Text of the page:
Second Chance: Itchy & Scratchy
In the human body, the biggest organ is the skin. The biggest organ of a dog or cat body is??? Don’t say fur! It’s the skin as well. And sometimes they have as much trouble with their skin as we do with ours. Like itching.
There are so many things can cause an animal to itch: parasites (blech!), food allergies, plant allergies, shampoo allergies, dry skin and systemic disorders. Below is a quick overview of how to address or prevent your pet’s skin issues.
If your pet is having skin issues, it is important to provide them with relief as soon as possible and that should begin by working with your veterinarian who can rule out the easy things in a routine exam — or treat them. Things like parasites, a thyroid issue, or the wrong shampoo can easily be remedied. If the easy fixes don’t work for you and your beloved furry friend, it’s time to figure out if your pet is allergic to the world around it or his food.
It is always easiest to look at food issues first.
The most common food allergies in dogs are to chicken and grain. So buy a no-grain food with a novel protein (like salmon or duck or deer). Make sure you’re not giving any treats that have chicken or grain in them either. It can take up to 8 weeks to determine if your pet improves, so patience is a must! If this approach fails, default to a prescription hydrolyzed protein food and see if the itching subsides.
If you and your vet have ruled out or treated parasites, thyroid issues, irritating shampoos, and conducted a full food trial — then your animal may have what is known as non-food related “atopy,” which is just a sensitivity to the surrounding environment: dust mites, pollens, grasses, etc.
There is some pretty intensive testing for this affliction, but it does not makes sense to subject a pet to such procedures unless you plan on keeping your pet in a plastic bubble (to protect against dust mites or grass or air). Instead, focus on making the animal more comfortable through treatment.
There’s a number of medications available that can aid in that comfort such as antihistamines (like Benedryl), steroids or cyclosporine (to dampen the hyperactive immune systems response), fatty acid supplements, and bathing with soothing ingredients including aloe. A newer drug called adoquel, which comes at allergies in a completely different way, has shown potential to provide many dogs comfort as well.
And this week’s dog of the week is Zorro, a one-year-old very friendly loyal happy Australian Cattle Dog who is great with other dogs and, as one would suspect with this breed, would make a very loyal family member and hiking or walking companion. A smart little bugger with a great temperament and non-itching skin, this heart-stealing bandit is ready for adoption today.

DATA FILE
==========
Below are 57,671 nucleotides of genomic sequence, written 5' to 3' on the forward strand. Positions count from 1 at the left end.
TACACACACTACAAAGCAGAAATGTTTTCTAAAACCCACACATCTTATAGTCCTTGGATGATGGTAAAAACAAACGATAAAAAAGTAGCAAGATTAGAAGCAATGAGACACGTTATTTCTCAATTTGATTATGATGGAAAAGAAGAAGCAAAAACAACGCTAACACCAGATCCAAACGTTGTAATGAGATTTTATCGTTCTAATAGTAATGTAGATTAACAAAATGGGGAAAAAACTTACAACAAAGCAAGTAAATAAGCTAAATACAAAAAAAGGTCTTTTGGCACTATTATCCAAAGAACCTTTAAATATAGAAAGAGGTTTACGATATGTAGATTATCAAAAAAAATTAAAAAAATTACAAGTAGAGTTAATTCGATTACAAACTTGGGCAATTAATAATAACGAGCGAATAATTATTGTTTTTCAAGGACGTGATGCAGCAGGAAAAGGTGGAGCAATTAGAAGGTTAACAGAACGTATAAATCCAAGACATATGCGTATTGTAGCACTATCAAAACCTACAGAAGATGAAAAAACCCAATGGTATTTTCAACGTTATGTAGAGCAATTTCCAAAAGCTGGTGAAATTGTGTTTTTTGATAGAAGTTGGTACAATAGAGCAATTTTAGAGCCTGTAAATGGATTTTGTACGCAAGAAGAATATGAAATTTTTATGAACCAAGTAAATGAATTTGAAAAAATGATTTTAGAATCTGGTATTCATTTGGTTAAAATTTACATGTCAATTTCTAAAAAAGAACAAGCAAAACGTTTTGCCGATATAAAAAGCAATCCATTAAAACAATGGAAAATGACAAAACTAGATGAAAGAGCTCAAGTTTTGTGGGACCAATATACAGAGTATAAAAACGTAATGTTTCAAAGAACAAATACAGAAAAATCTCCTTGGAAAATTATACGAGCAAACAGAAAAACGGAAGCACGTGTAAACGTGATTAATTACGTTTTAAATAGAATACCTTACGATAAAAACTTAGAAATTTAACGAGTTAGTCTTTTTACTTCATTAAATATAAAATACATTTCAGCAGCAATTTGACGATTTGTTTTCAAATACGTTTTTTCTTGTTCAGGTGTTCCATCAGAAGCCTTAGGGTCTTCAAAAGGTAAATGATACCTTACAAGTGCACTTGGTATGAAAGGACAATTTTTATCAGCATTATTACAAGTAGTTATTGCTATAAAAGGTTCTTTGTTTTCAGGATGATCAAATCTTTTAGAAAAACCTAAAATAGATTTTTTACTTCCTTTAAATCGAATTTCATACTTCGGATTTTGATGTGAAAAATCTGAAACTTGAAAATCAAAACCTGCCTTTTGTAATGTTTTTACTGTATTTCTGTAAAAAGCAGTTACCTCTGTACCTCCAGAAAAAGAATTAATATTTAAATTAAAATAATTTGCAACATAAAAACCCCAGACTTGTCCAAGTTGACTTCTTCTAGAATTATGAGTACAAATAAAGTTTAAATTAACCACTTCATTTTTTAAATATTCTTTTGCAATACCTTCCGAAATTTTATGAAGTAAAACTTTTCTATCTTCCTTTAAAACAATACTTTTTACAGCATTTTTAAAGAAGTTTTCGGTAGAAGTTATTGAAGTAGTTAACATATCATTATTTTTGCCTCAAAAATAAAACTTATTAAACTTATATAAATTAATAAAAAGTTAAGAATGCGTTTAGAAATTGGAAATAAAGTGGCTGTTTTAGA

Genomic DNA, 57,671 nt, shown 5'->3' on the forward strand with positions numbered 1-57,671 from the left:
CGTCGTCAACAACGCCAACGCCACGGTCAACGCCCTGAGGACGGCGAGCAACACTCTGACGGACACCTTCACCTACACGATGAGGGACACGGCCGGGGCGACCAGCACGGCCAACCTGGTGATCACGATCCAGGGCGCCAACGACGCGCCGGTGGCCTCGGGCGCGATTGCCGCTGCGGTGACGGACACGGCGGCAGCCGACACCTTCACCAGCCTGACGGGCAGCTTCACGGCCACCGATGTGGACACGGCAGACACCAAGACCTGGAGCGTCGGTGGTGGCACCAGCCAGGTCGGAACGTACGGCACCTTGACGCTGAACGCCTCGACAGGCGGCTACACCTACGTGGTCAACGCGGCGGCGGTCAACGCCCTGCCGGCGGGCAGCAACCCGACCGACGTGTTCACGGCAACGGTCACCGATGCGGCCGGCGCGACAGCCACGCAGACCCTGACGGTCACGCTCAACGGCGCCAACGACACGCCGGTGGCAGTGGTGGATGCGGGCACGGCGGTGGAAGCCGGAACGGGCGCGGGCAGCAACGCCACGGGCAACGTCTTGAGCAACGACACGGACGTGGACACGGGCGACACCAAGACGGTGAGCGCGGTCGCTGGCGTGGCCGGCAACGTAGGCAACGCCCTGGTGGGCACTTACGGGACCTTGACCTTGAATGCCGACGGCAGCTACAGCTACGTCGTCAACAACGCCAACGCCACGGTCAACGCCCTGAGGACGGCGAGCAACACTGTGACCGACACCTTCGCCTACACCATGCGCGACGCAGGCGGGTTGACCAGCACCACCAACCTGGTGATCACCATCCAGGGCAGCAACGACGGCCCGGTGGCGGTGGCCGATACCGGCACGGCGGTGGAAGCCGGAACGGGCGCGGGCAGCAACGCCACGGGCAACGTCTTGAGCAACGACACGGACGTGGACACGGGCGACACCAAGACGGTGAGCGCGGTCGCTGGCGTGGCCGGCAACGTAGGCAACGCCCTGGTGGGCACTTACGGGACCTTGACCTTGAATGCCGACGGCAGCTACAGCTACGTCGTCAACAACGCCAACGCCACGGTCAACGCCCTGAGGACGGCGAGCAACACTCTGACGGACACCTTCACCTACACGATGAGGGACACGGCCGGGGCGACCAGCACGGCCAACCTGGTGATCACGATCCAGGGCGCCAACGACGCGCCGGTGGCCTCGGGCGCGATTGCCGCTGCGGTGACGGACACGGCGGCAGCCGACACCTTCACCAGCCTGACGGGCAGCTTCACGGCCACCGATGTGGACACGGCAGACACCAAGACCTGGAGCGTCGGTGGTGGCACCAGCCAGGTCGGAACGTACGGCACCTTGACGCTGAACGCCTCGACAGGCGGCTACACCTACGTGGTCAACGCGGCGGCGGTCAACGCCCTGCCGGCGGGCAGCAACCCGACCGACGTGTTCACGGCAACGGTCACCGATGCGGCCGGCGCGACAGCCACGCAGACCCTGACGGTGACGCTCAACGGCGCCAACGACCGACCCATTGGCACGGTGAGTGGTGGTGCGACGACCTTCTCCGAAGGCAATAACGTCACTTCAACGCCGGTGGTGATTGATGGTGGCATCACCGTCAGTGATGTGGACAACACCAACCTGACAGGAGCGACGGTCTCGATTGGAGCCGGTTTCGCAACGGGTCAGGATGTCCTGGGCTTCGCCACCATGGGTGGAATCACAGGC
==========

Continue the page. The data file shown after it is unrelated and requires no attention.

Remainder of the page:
Oreo is the cat of the week, also only one year of age. Oreo raised her babies at the Second Chance Shelter and they have all been adopted so now she is ready for her turn. Oreo was a great mom, very calm and sweet (hence the name).
Editor’s note: It’s no secret. The Telluride region is dog heaven. Well, pet heaven. Unless you are one of our furry friends who gets caught in the maw of neglect and abuse. Then heaven is on hold until Second Chance Humane Society comes to the rescue. Second Chance is the region’s nonprofit dedicated to saving animals’ lives and promoting responsible pet parenting and human-animal bond. In her weekly blog, executive director Kelly Goodin profiles at least one, generally two of the many animals now living at the no-kill shelter, Angel Ridge Shelter, a dog and a cat, hoping to find them loving permanent homes. The column is sponsored by Ted Hoff of Cottonwood Ranch & Kennel, who from time to time exercises his skills as a dog whisperer, partnering with Kelly and her staff to help train a particularly challenging animal.
By the by, there is no better place to park your pup than Cottonwood whenever you head out of town (for locals) or are heading to town and staying somewhere that does not allow pets. Consider joining Ted’s Very Important Dog (VID) Club for added benies. (Details on Ted’s website.)
Second Chance Humane Society Animal Resource Center and Thrift Shop are both located in Ridgway, but service San Miguel, Ouray & Montrose Counties. Call the SCHS Helpline at 626-2273 to report a lost pet, learn about adopting a homeless pet, or about the SCHS Spay/Neuter, Volunteer, Feral Cat, or other Programs. View the shelter pets and services online: www.adoptmountainpets.org
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